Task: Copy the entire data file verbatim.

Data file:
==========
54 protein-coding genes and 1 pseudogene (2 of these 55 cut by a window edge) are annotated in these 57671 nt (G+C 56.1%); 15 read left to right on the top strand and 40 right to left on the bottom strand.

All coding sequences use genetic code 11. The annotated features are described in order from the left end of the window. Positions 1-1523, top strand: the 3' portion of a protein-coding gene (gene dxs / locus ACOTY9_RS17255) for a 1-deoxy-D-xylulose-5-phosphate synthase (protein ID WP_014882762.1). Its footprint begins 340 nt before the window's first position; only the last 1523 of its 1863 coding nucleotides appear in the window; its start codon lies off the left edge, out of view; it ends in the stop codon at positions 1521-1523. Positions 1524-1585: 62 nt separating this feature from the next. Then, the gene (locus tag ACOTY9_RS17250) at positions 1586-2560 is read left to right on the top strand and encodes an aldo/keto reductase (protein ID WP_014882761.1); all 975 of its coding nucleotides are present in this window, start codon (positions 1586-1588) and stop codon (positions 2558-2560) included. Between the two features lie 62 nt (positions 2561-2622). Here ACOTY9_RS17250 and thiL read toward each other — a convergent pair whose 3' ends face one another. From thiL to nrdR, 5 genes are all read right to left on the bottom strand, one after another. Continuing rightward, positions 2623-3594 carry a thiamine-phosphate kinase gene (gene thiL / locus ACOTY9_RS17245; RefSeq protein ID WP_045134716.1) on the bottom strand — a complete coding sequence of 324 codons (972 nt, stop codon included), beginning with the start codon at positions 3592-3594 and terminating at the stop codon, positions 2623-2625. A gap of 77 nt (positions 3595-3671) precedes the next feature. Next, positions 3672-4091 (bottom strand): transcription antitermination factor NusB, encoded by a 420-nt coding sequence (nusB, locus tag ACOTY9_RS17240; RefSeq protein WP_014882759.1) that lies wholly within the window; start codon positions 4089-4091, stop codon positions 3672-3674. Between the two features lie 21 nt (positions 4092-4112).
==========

54 protein-coding genes and 1 pseudogene (2 of these 55 cut by a window edge) are annotated in these 57671 nt (G+C 56.1%); 15 read left to right on the top strand and 40 right to left on the bottom strand.

All coding sequences use genetic code 11. The annotated features are described in order from the left end of the window. Positions 1-1523, top strand: the 3' portion of a protein-coding gene (gene dxs / locus ACOTY9_RS17255) for a 1-deoxy-D-xylulose-5-phosphate synthase (protein ID WP_014882762.1). Its footprint begins 340 nt before the window's first position; only the last 1523 of its 1863 coding nucleotides appear in the window; its start codon lies off the left edge, out of view; it ends in the stop codon at positions 1521-1523. Positions 1524-1585: 62 nt separating this feature from the next. Then, the gene (locus tag ACOTY9_RS17250) at positions 1586-2560 is read left to right on the top strand and encodes an aldo/keto reductase (protein ID WP_014882761.1); all 975 of its coding nucleotides are present in this window, start codon (positions 1586-1588) and stop codon (positions 2558-2560) included. Between the two features lie 62 nt (positions 2561-2622). Here ACOTY9_RS17250 and thiL read toward each other — a convergent pair whose 3' ends face one another. From thiL to nrdR, 5 genes are all read right to left on the bottom strand, one after another. Continuing rightward, positions 2623-3594 carry a thiamine-phosphate kinase gene (gene thiL / locus ACOTY9_RS17245; RefSeq protein ID WP_045134716.1) on the bottom strand — a complete coding sequence of 324 codons (972 nt, stop codon included), beginning with the start codon at positions 3592-3594 and terminating at the stop codon, positions 2623-2625. A gap of 77 nt (positions 3595-3671) precedes the next feature. Next, positions 3672-4091 (bottom strand): transcription antitermination factor NusB, encoded by a 420-nt coding sequence (nusB, locus tag ACOTY9_RS17240; RefSeq protein WP_014882759.1) that lies wholly within the window; start codon positions 4089-4091, stop codon positions 3672-3674. Between the two features lie 21 nt (positions 4092-4112).